The men nodded and relaxed some.

“I suppose we could cook some gruel that would feel everyone.” Kaidan said looking the meat over.

“My thought exactly.” Shepard agreed, he addressed the men again, “Does any of you know how to cook something like this so it will feed everyone?”

The men shook their heads.


It had not taken long to find some persons who could make the horsemeat stretch so everyone would have a full belly for tonight. Shepard sat on a rock overlooking camp, listening to the women behind him laugh and talk, they all sounded less listless than before. He knew that one day of food would not go far, but it was more than they had yesterday.

“Shepard.” Kaidan said softly, sitting down next to him, fresh bandage in hand. “I have been forgetting to change your bandage, tightening your shins,” He held out a hand, palm up. “Can I have your arm please.”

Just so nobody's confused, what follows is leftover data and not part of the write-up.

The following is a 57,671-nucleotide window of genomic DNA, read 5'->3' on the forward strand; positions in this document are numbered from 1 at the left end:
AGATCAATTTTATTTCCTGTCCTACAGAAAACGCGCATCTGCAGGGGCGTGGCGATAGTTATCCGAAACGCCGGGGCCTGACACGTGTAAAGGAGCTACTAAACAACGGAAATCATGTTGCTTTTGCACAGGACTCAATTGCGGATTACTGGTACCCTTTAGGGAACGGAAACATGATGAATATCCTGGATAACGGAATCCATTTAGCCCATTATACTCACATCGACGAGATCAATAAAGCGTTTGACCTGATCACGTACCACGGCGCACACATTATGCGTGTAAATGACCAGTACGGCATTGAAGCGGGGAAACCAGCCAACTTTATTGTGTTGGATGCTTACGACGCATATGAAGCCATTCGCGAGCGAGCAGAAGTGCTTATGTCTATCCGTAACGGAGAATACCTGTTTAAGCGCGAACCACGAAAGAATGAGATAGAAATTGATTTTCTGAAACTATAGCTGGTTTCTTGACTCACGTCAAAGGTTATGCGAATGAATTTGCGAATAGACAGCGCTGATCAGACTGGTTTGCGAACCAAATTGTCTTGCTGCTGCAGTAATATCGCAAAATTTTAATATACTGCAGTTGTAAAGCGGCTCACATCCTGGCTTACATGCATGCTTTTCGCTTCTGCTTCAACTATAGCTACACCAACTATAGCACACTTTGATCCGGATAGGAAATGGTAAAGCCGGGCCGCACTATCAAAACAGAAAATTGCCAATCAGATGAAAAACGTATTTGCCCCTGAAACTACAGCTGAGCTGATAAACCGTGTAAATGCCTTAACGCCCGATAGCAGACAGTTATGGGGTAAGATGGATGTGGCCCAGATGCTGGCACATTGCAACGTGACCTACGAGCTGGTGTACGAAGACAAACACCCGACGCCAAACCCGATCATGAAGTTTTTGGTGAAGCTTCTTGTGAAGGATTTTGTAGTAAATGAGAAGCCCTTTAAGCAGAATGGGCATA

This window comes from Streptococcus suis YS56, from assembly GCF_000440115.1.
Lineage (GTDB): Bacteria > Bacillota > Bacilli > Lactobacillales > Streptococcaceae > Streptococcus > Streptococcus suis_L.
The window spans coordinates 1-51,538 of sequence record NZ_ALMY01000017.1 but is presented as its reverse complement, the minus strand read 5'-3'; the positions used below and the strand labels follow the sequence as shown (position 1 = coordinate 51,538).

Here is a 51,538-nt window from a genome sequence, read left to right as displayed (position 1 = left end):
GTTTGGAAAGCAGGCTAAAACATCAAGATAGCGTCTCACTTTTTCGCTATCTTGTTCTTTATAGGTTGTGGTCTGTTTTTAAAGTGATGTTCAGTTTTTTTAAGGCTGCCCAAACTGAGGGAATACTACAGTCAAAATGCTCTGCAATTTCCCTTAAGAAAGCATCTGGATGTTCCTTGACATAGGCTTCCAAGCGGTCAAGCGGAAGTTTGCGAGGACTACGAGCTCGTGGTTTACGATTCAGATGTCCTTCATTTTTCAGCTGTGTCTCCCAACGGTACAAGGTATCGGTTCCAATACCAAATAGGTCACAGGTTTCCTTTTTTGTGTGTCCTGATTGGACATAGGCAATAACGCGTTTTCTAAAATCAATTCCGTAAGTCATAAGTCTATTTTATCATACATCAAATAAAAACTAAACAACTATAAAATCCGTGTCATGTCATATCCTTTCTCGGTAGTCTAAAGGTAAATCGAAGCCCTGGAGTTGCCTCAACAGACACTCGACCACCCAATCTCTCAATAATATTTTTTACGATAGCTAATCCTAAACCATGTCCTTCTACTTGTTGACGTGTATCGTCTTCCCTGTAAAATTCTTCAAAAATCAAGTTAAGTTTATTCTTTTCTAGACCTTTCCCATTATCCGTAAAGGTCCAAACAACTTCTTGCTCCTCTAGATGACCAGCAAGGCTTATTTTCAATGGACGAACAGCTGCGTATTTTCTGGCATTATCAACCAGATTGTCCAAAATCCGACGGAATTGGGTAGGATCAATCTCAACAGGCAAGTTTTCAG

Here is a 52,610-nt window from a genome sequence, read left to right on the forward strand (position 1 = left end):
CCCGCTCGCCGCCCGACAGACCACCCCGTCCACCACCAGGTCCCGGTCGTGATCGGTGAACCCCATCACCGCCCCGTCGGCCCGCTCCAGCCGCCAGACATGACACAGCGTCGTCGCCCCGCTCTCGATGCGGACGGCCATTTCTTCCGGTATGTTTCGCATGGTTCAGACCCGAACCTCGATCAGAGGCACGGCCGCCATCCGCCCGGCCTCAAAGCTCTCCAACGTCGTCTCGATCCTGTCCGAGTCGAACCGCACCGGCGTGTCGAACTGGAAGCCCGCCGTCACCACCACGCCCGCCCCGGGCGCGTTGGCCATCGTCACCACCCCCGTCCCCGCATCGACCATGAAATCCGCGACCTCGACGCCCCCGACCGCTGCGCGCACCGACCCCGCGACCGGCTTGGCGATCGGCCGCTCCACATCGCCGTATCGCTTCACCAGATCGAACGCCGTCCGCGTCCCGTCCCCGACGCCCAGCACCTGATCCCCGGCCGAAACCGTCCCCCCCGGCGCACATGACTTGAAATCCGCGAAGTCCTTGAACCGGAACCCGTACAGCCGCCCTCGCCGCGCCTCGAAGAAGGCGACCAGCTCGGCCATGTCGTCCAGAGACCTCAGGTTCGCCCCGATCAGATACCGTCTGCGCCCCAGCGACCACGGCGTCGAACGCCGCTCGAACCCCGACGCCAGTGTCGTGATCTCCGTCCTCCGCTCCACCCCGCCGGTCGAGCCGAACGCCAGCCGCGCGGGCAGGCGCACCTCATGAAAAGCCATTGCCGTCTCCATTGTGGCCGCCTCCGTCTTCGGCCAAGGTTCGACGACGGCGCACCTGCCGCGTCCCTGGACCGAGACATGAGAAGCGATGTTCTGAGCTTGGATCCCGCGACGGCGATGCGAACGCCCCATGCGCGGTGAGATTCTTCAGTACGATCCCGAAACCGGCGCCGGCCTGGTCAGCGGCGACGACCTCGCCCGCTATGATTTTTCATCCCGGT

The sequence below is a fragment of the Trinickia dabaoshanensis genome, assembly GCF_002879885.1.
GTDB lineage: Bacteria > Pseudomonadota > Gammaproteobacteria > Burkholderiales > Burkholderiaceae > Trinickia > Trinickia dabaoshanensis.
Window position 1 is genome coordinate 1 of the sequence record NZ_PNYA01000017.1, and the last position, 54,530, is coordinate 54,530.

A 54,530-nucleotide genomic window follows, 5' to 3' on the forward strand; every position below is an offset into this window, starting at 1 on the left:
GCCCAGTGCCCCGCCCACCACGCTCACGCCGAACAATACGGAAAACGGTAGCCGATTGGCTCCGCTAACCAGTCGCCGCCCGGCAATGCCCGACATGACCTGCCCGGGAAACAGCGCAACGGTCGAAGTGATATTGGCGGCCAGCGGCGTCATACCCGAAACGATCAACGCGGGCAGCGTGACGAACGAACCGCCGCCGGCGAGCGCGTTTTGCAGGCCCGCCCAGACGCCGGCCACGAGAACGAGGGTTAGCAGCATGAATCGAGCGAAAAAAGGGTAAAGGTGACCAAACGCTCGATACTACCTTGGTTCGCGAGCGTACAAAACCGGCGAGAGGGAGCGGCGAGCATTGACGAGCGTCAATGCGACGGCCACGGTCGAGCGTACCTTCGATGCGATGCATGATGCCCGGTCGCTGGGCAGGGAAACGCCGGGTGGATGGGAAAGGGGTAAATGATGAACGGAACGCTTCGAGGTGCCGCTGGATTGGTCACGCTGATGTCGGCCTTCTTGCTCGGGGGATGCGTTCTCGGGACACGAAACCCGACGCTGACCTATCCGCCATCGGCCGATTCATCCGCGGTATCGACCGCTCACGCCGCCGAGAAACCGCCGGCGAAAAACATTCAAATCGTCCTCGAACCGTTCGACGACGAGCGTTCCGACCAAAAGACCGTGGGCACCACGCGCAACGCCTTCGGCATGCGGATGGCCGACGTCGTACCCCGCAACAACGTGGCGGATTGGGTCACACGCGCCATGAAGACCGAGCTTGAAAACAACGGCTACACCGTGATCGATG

Shepard held out his arm, letting Kaidan take off the dirty bandage. “I can’t save them, you know that.”

“I know.” Kaidan said, “But you are trying your best.”

Shepard laughed softly, “Trying isn’t good enough.”

“You know, when you were first brought here, I did not know what to expect. And I do not mean, if you lived or died, but you, when or if you woke.”

“Oh?” Shepard turned to look at Kaidan, “In which way?”

“I never thought you were compassionate, humble and, accommodating.” Kaidan said, his cheeks flushing slightly as he admitted his private thoughts, embarrassed to admit to them now, but he still felt it was important for Shepard to know.

Shepard on the other hand just shrugged, “You only heard the stories I take it. How I would bathe in the blood of my enemies and so forth.” He actually laughed at this, “I will not lie, to command a garrison does require a good portion of authority, and the willingness to go first, and follow through with punishments. How else would you get the respect needed?”

Kaidan just listened and nodded. “Still, I always took you for a spoiled noble who had fortune on his side, enough so that he could walk through life entitled and rich.”